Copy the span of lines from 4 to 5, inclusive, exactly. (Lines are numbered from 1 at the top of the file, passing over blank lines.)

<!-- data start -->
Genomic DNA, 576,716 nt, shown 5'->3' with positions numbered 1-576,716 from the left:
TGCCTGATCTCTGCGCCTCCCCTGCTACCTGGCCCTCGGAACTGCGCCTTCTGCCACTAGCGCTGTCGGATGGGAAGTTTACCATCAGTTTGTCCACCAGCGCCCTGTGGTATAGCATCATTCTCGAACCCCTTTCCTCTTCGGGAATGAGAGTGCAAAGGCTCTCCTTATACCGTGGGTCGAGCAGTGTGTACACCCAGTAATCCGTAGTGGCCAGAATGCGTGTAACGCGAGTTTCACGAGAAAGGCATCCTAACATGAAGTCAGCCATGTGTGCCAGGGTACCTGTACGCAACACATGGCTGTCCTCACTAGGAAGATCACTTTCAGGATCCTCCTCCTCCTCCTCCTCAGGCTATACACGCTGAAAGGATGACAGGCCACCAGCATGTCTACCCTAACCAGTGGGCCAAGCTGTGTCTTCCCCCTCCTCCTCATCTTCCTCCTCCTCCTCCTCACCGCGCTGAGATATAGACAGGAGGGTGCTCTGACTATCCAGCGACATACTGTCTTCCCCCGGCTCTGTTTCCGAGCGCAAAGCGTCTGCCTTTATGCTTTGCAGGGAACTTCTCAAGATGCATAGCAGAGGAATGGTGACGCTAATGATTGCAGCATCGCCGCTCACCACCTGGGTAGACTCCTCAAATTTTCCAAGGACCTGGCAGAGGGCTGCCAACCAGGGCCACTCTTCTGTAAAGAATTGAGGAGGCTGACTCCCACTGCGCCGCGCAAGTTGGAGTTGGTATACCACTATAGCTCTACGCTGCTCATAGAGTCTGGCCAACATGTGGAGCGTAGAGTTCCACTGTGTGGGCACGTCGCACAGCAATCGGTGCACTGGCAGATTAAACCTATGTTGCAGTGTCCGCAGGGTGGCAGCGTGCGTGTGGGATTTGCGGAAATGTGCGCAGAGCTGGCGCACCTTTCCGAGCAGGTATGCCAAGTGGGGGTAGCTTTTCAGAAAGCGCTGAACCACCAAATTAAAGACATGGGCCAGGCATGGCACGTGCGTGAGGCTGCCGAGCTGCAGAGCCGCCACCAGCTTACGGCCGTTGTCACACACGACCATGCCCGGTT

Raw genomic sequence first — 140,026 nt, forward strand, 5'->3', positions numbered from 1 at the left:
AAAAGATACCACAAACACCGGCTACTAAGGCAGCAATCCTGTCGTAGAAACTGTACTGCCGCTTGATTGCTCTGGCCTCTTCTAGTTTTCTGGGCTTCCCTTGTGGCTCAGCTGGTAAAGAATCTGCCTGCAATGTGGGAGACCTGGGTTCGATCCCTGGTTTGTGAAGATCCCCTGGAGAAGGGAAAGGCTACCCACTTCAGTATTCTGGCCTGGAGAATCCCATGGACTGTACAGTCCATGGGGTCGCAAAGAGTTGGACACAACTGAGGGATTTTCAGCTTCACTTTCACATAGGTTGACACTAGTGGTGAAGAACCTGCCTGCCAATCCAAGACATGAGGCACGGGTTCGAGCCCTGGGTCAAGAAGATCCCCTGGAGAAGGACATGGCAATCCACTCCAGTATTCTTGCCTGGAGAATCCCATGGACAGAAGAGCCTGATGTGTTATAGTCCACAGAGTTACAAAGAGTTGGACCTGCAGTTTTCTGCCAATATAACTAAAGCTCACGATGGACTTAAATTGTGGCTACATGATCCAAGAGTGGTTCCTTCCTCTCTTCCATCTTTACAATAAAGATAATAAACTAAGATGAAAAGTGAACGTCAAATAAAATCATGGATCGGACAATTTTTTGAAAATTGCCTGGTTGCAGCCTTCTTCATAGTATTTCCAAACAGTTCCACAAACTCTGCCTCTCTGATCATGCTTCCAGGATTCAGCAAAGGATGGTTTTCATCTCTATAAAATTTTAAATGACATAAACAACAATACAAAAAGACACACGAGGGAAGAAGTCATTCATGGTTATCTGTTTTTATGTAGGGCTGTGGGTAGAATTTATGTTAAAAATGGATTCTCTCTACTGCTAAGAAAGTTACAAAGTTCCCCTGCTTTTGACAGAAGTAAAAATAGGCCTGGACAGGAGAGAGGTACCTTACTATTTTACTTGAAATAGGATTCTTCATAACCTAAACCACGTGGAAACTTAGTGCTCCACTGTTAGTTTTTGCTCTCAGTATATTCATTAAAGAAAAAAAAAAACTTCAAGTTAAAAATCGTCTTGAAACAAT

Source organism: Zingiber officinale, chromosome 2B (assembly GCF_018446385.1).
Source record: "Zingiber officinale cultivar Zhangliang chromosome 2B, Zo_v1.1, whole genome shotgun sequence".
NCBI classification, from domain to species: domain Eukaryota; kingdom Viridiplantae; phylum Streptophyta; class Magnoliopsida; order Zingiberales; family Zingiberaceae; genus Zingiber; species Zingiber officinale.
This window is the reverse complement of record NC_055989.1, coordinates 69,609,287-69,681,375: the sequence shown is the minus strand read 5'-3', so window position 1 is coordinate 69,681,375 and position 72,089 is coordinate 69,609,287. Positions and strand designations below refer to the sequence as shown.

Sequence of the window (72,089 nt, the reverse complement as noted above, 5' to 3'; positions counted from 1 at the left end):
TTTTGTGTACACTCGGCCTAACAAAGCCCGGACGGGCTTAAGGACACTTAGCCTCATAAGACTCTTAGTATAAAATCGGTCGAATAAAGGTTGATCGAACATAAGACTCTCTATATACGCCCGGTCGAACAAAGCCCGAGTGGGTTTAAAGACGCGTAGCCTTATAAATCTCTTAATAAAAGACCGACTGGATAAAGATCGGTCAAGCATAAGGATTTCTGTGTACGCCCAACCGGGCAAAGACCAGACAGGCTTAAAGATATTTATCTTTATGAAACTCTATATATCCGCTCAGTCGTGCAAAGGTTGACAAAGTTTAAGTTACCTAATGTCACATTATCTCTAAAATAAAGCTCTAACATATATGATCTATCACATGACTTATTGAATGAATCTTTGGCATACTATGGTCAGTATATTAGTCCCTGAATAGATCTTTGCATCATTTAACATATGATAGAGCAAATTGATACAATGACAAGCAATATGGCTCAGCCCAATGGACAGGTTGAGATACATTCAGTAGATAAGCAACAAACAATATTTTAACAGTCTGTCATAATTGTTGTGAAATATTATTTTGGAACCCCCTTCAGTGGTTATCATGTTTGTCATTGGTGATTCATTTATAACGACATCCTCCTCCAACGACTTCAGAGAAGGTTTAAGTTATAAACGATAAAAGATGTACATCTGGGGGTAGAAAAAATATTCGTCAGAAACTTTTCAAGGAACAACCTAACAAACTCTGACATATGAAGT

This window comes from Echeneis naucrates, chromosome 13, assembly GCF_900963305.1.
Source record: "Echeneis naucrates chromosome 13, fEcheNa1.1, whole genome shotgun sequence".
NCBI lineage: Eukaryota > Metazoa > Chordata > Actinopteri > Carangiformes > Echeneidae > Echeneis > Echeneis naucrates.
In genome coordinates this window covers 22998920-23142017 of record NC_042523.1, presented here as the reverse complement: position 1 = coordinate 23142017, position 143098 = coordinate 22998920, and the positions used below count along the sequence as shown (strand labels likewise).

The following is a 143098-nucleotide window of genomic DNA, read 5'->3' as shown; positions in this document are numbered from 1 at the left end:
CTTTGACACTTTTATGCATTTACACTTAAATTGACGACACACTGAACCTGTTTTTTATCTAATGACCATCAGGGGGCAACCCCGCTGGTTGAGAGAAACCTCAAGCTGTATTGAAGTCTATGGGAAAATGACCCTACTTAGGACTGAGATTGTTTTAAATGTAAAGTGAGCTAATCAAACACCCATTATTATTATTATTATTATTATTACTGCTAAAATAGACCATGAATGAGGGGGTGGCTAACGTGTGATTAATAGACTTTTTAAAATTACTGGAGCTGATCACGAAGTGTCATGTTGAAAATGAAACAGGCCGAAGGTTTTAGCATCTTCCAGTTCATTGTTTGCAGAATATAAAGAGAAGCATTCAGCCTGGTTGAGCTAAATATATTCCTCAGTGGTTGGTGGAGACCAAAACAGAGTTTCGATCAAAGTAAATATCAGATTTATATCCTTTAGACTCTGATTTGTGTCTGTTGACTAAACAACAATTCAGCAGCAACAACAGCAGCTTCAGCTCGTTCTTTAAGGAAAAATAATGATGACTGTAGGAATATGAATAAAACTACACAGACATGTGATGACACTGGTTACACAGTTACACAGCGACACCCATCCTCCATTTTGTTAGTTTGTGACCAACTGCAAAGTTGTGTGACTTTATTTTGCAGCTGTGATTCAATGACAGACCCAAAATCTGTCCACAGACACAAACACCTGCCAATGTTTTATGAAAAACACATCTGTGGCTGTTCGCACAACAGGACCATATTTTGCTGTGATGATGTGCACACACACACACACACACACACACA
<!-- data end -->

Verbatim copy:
AAAAGATACCACAAACACCGGCTACTAAGGCAGCAATCCTGTCGTAGAAACTGTACTGCCGCTTGATTGCTCTGGCCTCTTCTAGTTTTCTGGGCTTCCCTTGTGGCTCAGCTGGTAAAGAATCTGCCTGCAATGTGGGAGACCTGGGTTCGATCCCTGGTTTGTGAAGATCCCCTGGAGAAGGGAAAGGCTACCCACTTCAGTATTCTGGCCTGGAGAATCCCATGGACTGTACAGTCCATGGGGTCGCAAAGAGTTGGACACAACTGAGGGATTTTCAGCTTCACTTTCACATAGGTTGACACTAGTGGTGAAGAACCTGCCTGCCAATCCAAGACATGAGGCACGGGTTCGAGCCCTGGGTCAAGAAGATCCCCTGGAGAAGGACATGGCAATCCACTCCAGTATTCTTGCCTGGAGAATCCCATGGACAGAAGAGCCTGATGTGTTATAGTCCACAGAGTTACAAAGAGTTGGACCTGCAGTTTTCTGCCAATATAACTAAAGCTCACGATGGACTTAAATTGTGGCTACATGATCCAAGAGTGGTTCCTTCCTCTCTTCCATCTTTACAATAAAGATAATAAACTAAGATGAAAAGTGAACGTCAAATAAAATCATGGATCGGACAATTTTTTGAAAATTGCCTGGTTGCAGCCTTCTTCATAGTATTTCCAAACAGTTCCACAAACTCTGCCTCTCTGATCATGCTTCCAGGATTCAGCAAAGGATGGTTTTCATCTCTATAAAATTTTAAATGACATAAACAACAATACAAAAAGACACACGAGGGAAGAAGTCATTCATGGTTATCTGTTTTTATGTAGGGCTGTGGGTAGAATTTATGTTAAAAATGGATTCTCTCTACTGCTAAGAAAGTTACAAAGTTCCCCTGCTTTTGACAGAAGTAAAAATAGGCCTGGACAGGAGAGAGGTACCTTACTATTTTACTTGAAATAGGATTCTTCATAACCTAAACCACGTGGAAACTTAGTGCTCCACTGTTAGTTTTTGCTCTCAGTATATTCATTAAAGAAAAAAAAAAACTTCAAGTTAAAAATCGTCTTGAAACAAT

Source organism: Zingiber officinale, chromosome 2B (assembly GCF_018446385.1).